Grover Cleveland, 22nd and 24th President of the United States (1885 – 1889; 1893 – 1897)

    Benjamin Harrison, 23rdPresident of the United States (1889 – 1893)

    William McKinley, 25th President of the United States (1897 – 1901)

    Theodore Roosevelt, 26th President of the United States (1901 – 1909)

    William Howard Taft, 27th President of the United States (1909 – 1913) and 10th Chief Justice of the United States (1921 – 1930)

    Woodrow Wilson, 28th President of the United States (1913 – 1921)

    Calvin Coolidge, 30th President of the United States (1923 – 1929)

    Franklin Delano Roosevelt, 32nd President of the United States (1933 – 1945)

    Harry S. Truman, 33rd President of the United States (1945 – 1953)

    Ronald Reagan, 40th President of the United States (1981 – 1989)

    George H.W. Bush, 41st President of the United States (1989 – 1993)

    Bill Clinton, 42nd President of the United States (1993 – 2001)

    George W. Bush, 43rd President of the United States (2001 – 2009)

    Barack Obama, 44th President of the United States (2009 – 2017)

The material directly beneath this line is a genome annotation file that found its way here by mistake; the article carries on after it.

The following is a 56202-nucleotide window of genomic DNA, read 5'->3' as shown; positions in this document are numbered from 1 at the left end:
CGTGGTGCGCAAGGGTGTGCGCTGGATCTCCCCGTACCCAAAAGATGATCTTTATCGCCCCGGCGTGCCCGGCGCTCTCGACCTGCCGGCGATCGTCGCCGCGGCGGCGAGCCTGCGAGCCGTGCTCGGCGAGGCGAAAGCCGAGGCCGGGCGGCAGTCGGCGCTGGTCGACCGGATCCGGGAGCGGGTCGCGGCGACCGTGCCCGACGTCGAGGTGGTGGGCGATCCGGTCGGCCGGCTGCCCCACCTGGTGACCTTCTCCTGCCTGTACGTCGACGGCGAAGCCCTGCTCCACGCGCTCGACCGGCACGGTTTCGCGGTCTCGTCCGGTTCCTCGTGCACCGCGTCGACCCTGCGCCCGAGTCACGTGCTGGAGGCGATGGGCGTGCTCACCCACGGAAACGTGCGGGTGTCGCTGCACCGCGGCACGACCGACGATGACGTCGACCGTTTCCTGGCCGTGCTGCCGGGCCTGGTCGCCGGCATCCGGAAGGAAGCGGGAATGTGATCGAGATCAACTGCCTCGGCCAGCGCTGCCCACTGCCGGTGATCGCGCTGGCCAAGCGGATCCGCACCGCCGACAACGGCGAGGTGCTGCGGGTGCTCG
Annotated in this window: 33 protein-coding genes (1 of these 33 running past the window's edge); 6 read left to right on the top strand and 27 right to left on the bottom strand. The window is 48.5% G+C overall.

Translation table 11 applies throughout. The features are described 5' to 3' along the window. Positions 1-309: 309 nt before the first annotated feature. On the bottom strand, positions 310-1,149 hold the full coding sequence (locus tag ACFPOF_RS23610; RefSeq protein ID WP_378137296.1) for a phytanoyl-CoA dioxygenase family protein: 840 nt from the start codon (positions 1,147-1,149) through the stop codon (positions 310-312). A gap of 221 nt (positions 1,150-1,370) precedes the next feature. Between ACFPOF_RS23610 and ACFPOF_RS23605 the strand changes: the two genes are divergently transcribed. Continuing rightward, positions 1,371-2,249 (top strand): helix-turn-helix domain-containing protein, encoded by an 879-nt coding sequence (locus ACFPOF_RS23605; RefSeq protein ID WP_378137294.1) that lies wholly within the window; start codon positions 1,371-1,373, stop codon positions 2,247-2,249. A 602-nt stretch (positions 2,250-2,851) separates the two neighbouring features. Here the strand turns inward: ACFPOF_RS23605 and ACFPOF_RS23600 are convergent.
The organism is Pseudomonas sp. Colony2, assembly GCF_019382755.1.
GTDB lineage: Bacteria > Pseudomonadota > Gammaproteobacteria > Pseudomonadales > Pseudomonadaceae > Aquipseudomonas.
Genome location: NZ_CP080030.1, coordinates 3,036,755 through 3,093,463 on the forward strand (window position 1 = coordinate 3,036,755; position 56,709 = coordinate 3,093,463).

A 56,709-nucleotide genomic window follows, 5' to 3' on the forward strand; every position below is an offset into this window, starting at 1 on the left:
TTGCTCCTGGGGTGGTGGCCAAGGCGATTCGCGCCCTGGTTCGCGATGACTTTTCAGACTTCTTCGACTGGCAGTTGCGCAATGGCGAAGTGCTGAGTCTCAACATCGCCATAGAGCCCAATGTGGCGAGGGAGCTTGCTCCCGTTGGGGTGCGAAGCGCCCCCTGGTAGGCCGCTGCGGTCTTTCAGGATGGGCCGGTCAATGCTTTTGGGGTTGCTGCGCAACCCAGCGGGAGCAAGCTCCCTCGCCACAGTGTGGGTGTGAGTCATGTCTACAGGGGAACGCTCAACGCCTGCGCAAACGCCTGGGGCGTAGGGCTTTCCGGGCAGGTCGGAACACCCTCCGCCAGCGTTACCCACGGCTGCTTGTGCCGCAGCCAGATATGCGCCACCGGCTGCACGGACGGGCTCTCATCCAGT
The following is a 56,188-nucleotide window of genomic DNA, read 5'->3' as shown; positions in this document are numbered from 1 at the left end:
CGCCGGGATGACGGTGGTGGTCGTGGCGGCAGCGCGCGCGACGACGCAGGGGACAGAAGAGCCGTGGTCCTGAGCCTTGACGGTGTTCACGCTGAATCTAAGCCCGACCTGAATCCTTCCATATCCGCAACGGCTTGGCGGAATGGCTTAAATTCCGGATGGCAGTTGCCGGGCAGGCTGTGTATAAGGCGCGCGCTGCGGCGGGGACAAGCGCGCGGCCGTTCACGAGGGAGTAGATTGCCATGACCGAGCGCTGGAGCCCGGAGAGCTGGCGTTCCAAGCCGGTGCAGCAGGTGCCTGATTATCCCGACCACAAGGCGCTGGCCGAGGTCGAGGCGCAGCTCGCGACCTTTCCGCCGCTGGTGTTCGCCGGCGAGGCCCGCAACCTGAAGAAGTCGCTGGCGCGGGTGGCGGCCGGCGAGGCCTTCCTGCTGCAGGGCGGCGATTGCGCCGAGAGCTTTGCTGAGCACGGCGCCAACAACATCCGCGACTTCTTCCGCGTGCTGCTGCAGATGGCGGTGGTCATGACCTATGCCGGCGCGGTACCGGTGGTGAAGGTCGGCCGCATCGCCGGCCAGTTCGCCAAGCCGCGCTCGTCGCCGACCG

• Film, TV and Media Connections +

    My Dinner with Andre (1981)

    Sunday Morning (1987, 1994)

    Good Morning America (1992, 1994)

Image of Historian Stanley Turkel, Historic Hotels of America Image of Stanley Turkel's Book Built To Last: 100 Year Old Hotels East of the Mississippi, Historic Hotels of America.

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Nobody Asked Me, But… No. 154;

Hotel History: The Jefferson Hotel (1895), Richmond, Virginia*

By Stanley Turkel, CMHS

Tobacco baron Lewis Ginter began building the hotel in 1892 and opened it in 1895. Designed by Carrère and Hastings, the same architecture firm that designed the New York Public Library on Fifth Avenue, the Ponce de Leon Hotel (St. Augustine), Flagler's Whitehall Mansion (Palm Beach), the House and Senate Office Buildings (Washington, D.C.) and many more.

As a centerpiece for the upper lobby, Ginter commissioned Richmond sculptor Edward V. Valentine to create a life-size image of Thomas Jefferson from Carrara marble. Ginter imported exotic palm trees from Central and South America and purchased hundreds of valuable antiques. The hotel had electric lights, electric elevators, hot and cold water in the guestrooms and a Teleseme (predecessor of the telephone) for room service. Other unusual amenities were a grill room, ladies’ salon, a library, Turkish and Russian baths. The hotel opened on Halloween 1895 for the engagement party for Charles Dana Gibson, the famous illustrator and Irene Langhorne, better known as the Gibson Girl.